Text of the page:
Researchers Find Surprising Results After Testing A New Way To Measure Poverty

Researchers Find Surprising Results After Testing A New Way To Measure Poverty

May 19, 2016

NPR Morning Edition | Christopher Wimer (Ph.D. '07), Co-Director of the Center on Poverty and Social Policy at Columbia University, is working with colleagues on a better way to measure poverty in New York City. Visit the interactive website to learn more about the Robin Hood Poverty Tracker. Scott Winship (Ph.D. '09), Walter B. Wriston Fellow at the Manhattan Institute, agrees that the research reveals some useful findings but expresses reservations about the measures, arguing that they may misdirect attention and public resources from those who really are struggling.

The Complex Relationship between Data and Cities

The Complex Relationship between Data and Cities

May 18, 2016

The Atlantic CityLab |Checking in on the latest advancements, and the challenges that remain. Highlights work by faculty affiliate Robert Sampson and Jackelyn Hwang (Ph.D. '15, now a Postdoctoral Research Fellow at Princeton University), and a recent NBER paper by faculty affiliates Edward L. Glaeser and Michael Luca (with colleagues Scott Duke Kominers and Nikhil Naik), which uses computer visioning to better understand geographic differences in income and housing prices.

The Destructive Legacy of Housing Segregation

The Destructive Legacy of Housing Segregation

May 17, 2016

The Atlantic | By Patrick Sharkey (Ph.D. '07), New York University. Less visible than the rise of economic inequality is the way it has altered America's urban neighborhoods. Two books—Evicted by Harvard's Matthew Desmond and Ghetto by Mitchell Duneier (Princeton)—should help change that, writes Sharkey.

Latest commentary and analysis

New Laws for the New 'Gig Economy'

New Laws for the New 'Gig Economy'

June 23, 2016

WBUR - On Point | Lawrence Katz, Elisabeth Allison Professor of Economics; Gillian White of The Atlantic; and Seth Harris, former deputy U.S. Labor Secretary and former acting U.S. Labor Secretary guest.

Who is affirmative action for?

Who is affirmative action for?

June 23, 2016

Boston Globe | By Natasha Kumar Warikoo (Ph.D. '05), Associate Professor at Harvard Graduate School of Education. Why ultimately the narrow diversity defense of affirmative action is harmful, Warikoo argues. Draws from her forthcoming book based on research with undergraduates at Ivy League universities, The Diversity Bargain (University of Chicago Press).

Challenges in Measuring Regulatory Capture

Challenges in Measuring Regulatory Capture

June 22, 2016

RegBlog | By Daniel Carpenter, Allie S. Freed Professor of Government. "An executive order setting out clear criteria by which to measure regulatory capture would help provide much needed clarity and guidance for agencies and those tasked with assessing their behavior," writes Carpenter. This essay is part of a 15-part series, Rooting Out Regulatory Capture.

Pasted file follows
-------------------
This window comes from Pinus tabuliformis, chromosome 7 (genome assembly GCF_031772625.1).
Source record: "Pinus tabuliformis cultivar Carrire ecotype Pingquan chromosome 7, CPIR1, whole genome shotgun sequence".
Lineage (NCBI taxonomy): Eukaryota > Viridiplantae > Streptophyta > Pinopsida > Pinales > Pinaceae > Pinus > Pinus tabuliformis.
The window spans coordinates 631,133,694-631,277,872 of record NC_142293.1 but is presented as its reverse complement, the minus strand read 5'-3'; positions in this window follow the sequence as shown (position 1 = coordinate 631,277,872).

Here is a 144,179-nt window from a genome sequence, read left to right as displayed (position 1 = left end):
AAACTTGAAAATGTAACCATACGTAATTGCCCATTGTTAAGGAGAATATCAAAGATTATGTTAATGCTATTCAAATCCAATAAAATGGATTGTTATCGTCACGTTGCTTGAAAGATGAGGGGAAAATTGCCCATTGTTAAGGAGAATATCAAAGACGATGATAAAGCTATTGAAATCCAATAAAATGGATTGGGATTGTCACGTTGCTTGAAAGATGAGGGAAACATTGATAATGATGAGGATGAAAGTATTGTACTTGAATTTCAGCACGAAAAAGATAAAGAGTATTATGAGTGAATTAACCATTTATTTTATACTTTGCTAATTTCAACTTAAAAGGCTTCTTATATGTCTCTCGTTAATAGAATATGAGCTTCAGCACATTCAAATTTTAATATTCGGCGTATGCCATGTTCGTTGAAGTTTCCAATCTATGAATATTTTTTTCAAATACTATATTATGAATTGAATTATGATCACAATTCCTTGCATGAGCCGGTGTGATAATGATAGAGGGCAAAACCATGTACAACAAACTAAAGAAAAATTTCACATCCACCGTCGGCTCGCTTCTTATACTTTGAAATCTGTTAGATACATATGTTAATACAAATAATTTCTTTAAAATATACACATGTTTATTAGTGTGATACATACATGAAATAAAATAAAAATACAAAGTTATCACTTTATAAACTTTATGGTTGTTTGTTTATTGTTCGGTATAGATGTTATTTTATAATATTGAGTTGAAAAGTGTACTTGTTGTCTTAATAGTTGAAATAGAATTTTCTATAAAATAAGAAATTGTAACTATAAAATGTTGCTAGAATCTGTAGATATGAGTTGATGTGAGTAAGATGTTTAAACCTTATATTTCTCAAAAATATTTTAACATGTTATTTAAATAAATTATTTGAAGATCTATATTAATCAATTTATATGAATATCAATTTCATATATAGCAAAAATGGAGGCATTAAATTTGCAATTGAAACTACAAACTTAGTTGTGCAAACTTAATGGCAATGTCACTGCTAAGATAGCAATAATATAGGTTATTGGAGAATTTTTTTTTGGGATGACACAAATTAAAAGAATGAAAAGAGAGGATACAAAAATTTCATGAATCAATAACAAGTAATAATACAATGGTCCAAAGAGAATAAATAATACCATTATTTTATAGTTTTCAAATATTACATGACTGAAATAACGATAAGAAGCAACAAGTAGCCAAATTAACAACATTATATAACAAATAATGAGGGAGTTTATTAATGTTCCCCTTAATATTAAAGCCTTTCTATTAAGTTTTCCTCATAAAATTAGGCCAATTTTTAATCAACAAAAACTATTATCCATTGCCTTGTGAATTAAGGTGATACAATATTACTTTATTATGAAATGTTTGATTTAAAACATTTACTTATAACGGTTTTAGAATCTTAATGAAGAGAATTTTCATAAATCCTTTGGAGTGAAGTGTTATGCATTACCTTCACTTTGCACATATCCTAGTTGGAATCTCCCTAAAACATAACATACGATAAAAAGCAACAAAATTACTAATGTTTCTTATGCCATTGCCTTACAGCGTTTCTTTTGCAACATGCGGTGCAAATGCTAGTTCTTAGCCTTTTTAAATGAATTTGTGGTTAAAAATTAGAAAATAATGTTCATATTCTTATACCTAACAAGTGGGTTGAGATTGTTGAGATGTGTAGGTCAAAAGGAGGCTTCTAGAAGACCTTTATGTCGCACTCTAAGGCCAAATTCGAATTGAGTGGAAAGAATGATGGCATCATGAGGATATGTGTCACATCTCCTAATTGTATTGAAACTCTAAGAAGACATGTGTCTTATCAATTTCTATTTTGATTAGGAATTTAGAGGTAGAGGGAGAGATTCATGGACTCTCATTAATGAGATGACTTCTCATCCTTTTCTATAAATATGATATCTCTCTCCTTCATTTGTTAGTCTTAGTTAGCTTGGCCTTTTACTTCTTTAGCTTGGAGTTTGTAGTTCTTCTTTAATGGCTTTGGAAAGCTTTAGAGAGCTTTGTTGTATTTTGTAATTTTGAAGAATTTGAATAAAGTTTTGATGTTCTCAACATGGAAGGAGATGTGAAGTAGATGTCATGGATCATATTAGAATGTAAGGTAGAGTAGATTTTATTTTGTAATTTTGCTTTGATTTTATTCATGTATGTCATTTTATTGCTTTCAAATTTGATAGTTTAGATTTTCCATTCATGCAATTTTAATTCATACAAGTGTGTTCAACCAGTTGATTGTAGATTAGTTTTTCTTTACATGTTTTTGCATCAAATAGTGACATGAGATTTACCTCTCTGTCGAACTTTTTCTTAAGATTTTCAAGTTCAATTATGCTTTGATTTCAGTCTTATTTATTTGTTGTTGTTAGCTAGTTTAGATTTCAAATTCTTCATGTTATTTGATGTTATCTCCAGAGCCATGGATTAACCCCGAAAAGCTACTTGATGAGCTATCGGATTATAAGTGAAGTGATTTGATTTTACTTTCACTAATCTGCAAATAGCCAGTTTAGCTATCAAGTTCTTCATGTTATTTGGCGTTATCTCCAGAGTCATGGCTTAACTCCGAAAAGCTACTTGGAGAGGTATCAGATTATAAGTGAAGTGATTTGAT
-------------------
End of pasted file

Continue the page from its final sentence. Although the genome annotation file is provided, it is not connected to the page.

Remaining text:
Why Diversity Programs Fail

Why Diversity Programs Fail

June 21, 2016

Harvard Business Review | By Frank Dobbin (Professor of Sociology) and Alexandra Kalev (Tel Aviv University). "Companies are basically doubling down on the same approaches they’ve used since the 1960s—which often make things worse, not better," the authors argue. "The very good news is that we know what does work—we just need to do more of it."

Bonus: Jump on the Bandwagon

Bonus: Jump on the Bandwagon

June 21, 2016

No Jargon [Podcast—Ep. 38] | Harvard economist Richard Freeman and Joseph Blasi and Douglas Kruse of Rutgers University stay post-interview to discuss why trade unions, business schools, and foundations should get on board with employee ownership and profit sharing programs. Subscribe  in iTunes, or listen to individual episodes at the SSN website.

When Workers Become Owners

When Workers Become Owners

June 21, 2016

No Jargon [Podcast—Ep. 38] | Harvard economist Richard Freeman joins Joseph Blasi and Douglas Kruse of Rutgers University to explain how sharing the ownership or profits of a company with workers can improve productivity, pay, and work life quality—all while reducing economic inequality. No Jargon presents interviews with top university scholars on the politics, policy problems, and social issues facing the nation. Subscribe  in iTunes, or listen to individual episodes at the SSN website.

Stagnationists are Simply Wrong

Stagnationists are Simply Wrong

June 16, 2016

Forbes | By Scott Winship (Ph.D. '09), Walter B. Wriston Fellow at the Manhattan Institute for Policy Research.

When it comes to subprime lending, both race and space matter

When it comes to subprime lending, both race and space matter

June 14, 2016

Work in Progress | By Jackelyn Hwang (Ph.D. '15, now a Postdoctoral Research Fellow in the Office of Population Research at Princeton University) , Michael Hankinson (Ph.D. candidate in Government & Social Policy), and Kreg Steven Brown (Ph.D. candidate in Sociology).  A summary of the authors' research on "Racial and Spatial Targeting", which originally appeared in the journal Social Forces. Work in Progress is a public sociology blog of the American Sociological Association, dedicated to 'short-form sociology' on the economy, work, and inequality.